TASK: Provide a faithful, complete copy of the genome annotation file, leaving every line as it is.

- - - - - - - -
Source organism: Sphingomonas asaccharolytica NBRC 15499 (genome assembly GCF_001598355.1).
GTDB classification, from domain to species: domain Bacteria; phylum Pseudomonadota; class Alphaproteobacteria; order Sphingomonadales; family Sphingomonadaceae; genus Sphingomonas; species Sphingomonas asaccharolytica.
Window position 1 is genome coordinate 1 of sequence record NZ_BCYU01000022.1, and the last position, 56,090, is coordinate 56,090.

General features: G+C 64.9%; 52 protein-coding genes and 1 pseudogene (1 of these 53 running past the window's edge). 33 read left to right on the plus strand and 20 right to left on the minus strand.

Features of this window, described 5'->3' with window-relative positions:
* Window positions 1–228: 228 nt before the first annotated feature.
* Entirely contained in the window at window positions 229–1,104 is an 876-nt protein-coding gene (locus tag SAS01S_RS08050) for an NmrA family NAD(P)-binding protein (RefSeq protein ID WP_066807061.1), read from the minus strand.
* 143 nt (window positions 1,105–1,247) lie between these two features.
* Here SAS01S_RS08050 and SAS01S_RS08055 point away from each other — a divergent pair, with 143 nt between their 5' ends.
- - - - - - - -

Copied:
Source organism: Sphingomonas asaccharolytica NBRC 15499 (genome assembly GCF_001598355.1).
GTDB classification, from domain to species: domain Bacteria; phylum Pseudomonadota; class Alphaproteobacteria; order Sphingomonadales; family Sphingomonadaceae; genus Sphingomonas; species Sphingomonas asaccharolytica.
Window position 1 is genome coordinate 1 of sequence record NZ_BCYU01000022.1, and the last position, 56,090, is coordinate 56,090.

General features: G+C 64.9%; 52 protein-coding genes and 1 pseudogene (1 of these 53 running past the window's edge). 33 read left to right on the plus strand and 20 right to left on the minus strand.

Features of this window, described 5'->3' with window-relative positions:
* Window positions 1–228: 228 nt before the first annotated feature.
* Entirely contained in the window at window positions 229–1,104 is an 876-nt protein-coding gene (locus tag SAS01S_RS08050) for an NmrA family NAD(P)-binding protein (RefSeq protein ID WP_066807061.1), read from the minus strand.
* 143 nt (window positions 1,105–1,247) lie between these two features.
* Here SAS01S_RS08050 and SAS01S_RS08055 point away from each other — a divergent pair, with 143 nt between their 5' ends.